The games industry is a truly turbulent place, and witnessing fan-favorite studios get reduced to shreds under the burden of over-demanding publishers and ever-changing trends and requirements are commonplace. While Activision Blizzard doesn’t fall under this particular category, its recent actions have been a catalyst in driving a huge movement about fair employment all over the games industry.
Activision Blizzard was recently put under scrutiny by the California Department of Fair Employment and Housing on the charges of sexual misconduct against a number of female employees and discrimination. This is an extremely shameful act, more so coming from one of the most fan-beloved studios around the world with a knack for providing great experiences that receive support over large amounts of time. How did Activision’s crown jewel become a place that tolerates and promotes such behavior, and what the hell is going on with Activision Blizzard?
The one thing to be noted here is that these kind of incidents weren’t exactly new by any means as far Blizzard is concerned. This unacceptable behavior has been going on for years, and heck, even some of the top execs knew about this (according to the Wired), and even participated in them, resulting into a catastrophic work culture for women.
As mentioned before, the DFEA lawsuit accuses Activision Blizzard of developing what many have called “frat-boy culture.” Women were constantly being joked about and senior male representatives within the company were accused of harassment multiple times. Women of color were also a constant subject of jokes and mistreatment, and many were allegedly denied promotions on such factors. The lawsuit also mentions how male employees of the company would consume large amounts of alcohol within the premises, and then proceed towards misconduct with the women around. Many such employees would often talk publicly about their sexual encounters with other women and joke about rape all the while witnessing mistreatment of female employees was described as a commonplace. A woman outright committed suicide when her nude images were being circulated around by “frat-boys” at a holiday party.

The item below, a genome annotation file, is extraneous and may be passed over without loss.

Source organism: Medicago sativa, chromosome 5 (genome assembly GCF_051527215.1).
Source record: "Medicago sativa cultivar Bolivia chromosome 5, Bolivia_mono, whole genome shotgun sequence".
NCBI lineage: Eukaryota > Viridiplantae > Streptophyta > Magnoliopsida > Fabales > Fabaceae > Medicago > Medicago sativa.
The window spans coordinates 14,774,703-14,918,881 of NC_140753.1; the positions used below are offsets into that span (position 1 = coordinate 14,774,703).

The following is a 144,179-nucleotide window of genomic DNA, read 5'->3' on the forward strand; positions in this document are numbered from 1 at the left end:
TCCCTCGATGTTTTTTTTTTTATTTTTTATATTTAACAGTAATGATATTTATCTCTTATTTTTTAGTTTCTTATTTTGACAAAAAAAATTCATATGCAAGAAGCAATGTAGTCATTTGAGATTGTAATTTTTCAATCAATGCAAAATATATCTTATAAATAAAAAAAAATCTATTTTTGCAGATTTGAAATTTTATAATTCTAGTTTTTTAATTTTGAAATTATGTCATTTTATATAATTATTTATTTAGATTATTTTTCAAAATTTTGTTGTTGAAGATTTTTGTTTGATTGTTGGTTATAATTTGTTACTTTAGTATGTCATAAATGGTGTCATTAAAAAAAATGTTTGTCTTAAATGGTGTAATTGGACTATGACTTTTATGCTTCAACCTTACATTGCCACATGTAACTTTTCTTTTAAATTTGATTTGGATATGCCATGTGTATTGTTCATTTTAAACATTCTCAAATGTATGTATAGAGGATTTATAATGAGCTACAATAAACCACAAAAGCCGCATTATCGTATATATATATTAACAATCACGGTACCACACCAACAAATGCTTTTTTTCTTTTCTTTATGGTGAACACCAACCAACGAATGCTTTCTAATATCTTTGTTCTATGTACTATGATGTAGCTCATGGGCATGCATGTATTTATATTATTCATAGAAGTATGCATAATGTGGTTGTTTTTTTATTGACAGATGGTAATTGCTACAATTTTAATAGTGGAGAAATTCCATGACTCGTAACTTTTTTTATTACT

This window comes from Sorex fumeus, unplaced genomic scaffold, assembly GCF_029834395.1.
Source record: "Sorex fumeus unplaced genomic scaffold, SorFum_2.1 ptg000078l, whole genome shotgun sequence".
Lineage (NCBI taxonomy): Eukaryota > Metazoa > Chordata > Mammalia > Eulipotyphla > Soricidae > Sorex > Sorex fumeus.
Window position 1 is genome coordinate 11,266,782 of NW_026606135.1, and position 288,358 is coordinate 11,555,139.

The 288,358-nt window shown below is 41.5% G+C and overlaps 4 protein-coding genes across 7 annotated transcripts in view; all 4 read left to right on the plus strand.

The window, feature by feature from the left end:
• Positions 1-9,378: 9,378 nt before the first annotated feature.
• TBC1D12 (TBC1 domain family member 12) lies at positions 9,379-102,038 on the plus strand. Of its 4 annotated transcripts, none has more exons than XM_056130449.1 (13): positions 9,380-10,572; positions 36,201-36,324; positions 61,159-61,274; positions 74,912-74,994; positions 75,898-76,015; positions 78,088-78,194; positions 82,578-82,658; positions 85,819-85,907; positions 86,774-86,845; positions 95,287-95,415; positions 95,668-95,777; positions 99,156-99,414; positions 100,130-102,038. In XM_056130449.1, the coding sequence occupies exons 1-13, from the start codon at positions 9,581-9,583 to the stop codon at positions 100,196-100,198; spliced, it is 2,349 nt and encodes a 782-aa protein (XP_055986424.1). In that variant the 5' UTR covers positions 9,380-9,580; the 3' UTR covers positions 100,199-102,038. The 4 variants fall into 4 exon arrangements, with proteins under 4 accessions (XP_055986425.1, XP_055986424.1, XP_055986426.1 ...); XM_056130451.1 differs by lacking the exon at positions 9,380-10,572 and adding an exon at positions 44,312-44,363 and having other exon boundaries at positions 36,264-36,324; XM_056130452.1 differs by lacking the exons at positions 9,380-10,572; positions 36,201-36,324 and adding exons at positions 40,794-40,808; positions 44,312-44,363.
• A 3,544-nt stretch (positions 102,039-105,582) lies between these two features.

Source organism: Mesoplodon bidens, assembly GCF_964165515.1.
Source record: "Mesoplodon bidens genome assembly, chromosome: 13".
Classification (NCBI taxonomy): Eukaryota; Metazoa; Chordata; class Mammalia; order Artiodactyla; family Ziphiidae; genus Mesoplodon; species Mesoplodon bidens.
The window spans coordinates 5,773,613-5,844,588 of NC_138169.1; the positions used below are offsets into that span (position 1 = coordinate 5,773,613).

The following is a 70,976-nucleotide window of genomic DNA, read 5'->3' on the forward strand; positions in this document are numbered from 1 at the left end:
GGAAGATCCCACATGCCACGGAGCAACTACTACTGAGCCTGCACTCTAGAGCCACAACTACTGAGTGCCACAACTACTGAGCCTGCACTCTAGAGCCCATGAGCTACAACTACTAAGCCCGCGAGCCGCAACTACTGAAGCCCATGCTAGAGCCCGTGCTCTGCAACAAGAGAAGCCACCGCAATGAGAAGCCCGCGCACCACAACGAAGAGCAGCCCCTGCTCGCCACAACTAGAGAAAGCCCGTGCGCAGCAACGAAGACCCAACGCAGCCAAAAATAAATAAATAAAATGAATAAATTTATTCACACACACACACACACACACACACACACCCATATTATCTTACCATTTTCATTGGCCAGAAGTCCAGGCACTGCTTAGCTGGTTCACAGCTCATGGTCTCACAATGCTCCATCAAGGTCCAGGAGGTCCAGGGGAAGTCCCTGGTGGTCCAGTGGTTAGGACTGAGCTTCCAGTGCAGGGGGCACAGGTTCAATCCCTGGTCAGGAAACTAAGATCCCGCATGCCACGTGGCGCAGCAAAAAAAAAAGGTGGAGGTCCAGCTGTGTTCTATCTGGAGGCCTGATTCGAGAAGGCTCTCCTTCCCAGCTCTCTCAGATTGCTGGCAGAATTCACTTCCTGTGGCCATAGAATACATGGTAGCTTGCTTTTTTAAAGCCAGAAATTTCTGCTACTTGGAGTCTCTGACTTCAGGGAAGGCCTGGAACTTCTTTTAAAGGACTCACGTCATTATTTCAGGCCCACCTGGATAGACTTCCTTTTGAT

Another incident pertaining to the matter involves the now-infamous Bill Cosby Suite, which was a hotel room rented by a leading developer on World of Warcraft Alex Afrasiabi during Blizzcon 2013. Kotaku managed to unearth a number of photos related to the matter, one of which shows employees glorifying Bill Cosby, whereas screenshots of the group chat show signs of “hot chicks” being called in the suite.
This is one of the most horrendous scandals that has come to light in recent memory, and everyone was understandably enough shocked when news of such behavior started floating. Activision Blizzard got under fire quickly and quickly responded in a defensive stance saying that a lot of what’s in the lawsuit is exaggerated and heavily distorted and that the company already has a number of internal policies in response to many of these accusations. As was backed by a number of employees both in anonymity and the open, this response is tone-deaf and unsatisfactory at best.
Therefore, a number of employees circulated an open letter that proposed a public walkout to show their concerns and demands for a better working space at Blizzard’s headquarters. Just a night before the walkout, Activision CEO Bobby Kotick issued a statement that said that the original response was tone-deaf at best and that Activision would be hiring law firm WilmerHale to conduct a review of the company policies and procedures. However, the demand of putting everyone involved in the “frat-boy culture” on trial was left unmet, and the following day – the walkout was held which again sent shockwaves across the industry at large.
This, as a result, led to a number of high-ranking officials leaving the company – the most important of which is definitely J. Allen Brack. The Blizzard president left the company after being explicitly named as part of cultivating this bro culture within Blizzard but denied most allegations surrounding him by saying that he instead worked to alleviate any and all issues within the company. According to the original lawsuit and sources familiar with the matter, many cases of harassment did indeed reach the president, which was either left unresolved or resolved with what has been described as a slap on the wrist. Head of HR Jesse Meschuk was also removed from the company in a similar vein, on the grounds of openly tolerating such behavior. Blizzard is now being co-led by Jen Ordeal from Vicarious Visions and Mike Ybarra, a former Xbox executive as CEO of Activision tries to exert more of his influence in the company.